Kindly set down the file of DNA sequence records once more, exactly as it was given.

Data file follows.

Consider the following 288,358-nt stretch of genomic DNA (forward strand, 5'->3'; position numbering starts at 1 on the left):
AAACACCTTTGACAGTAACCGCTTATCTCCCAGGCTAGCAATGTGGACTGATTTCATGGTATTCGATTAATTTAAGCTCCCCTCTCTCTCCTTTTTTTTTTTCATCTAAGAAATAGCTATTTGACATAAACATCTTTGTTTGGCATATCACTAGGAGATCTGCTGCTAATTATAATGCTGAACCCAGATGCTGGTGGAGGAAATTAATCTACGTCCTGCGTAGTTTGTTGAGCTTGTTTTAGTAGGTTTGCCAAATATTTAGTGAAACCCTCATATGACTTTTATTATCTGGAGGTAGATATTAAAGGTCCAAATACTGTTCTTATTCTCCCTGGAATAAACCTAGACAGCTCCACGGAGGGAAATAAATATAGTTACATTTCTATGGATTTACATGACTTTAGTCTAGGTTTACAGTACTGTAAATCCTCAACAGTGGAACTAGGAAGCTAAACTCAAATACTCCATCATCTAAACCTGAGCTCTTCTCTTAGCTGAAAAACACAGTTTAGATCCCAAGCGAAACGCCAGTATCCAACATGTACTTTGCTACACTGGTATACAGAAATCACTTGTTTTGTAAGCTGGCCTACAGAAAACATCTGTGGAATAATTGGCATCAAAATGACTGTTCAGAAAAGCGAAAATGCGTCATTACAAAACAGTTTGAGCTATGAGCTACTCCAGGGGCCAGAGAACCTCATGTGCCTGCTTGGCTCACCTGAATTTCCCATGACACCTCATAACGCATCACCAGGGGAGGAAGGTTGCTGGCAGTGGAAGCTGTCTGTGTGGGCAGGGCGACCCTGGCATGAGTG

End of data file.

Consider the following 288,358-nt stretch of genomic DNA (forward strand, 5'->3'; position numbering starts at 1 on the left):
AAACACCTTTGACAGTAACCGCTTATCTCCCAGGCTAGCAATGTGGACTGATTTCATGGTATTCGATTAATTTAAGCTCCCCTCTCTCTCCTTTTTTTTTTTCATCTAAGAAATAGCTATTTGACATAAACATCTTTGTTTGGCATATCACTAGGAGATCTGCTGCTAATTATAATGCTGAACCCAGATGCTGGTGGAGGAAATTAATCTACGTCCTGCGTAGTTTGTTGAGCTTGTTTTAGTAGGTTTGCCAAATATTTAGTGAAACCCTCATATGACTTTTATTATCTGGAGGTAGATATTAAAGGTCCAAATACTGTTCTTATTCTCCCTGGAATAAACCTAGACAGCTCCACGGAGGGAAATAAATATAGTTACATTTCTATGGATTTACATGACTTTAGTCTAGGTTTACAGTACTGTAAATCCTCAACAGTGGAACTAGGAAGCTAAACTCAAATACTCCATCATCTAAACCTGAGCTCTTCTCTTAGCTGAAAAACACAGTTTAGATCCCAAGCGAAACGCCAGTATCCAACATGTACTTTGCTACACTGGTATACAGAAATCACTTGTTTTGTAAGCTGGCCTACAGAAAACATCTGTGGAATAATTGGCATCAAAATGACTGTTCAGAAAAGCGAAAATGCGTCATTACAAAACAGTTTGAGCTATGAGCTACTCCAGGGGCCAGAGAACCTCATGTGCCTGCTTGGCTCACCTGAATTTCCCATGACACCTCATAACGCATCACCAGGGGAGGAAGGTTGCTGGCAGTGGAAGCTGTCTGTGTGGGCAGGGCGACCCTGGCATGAGTG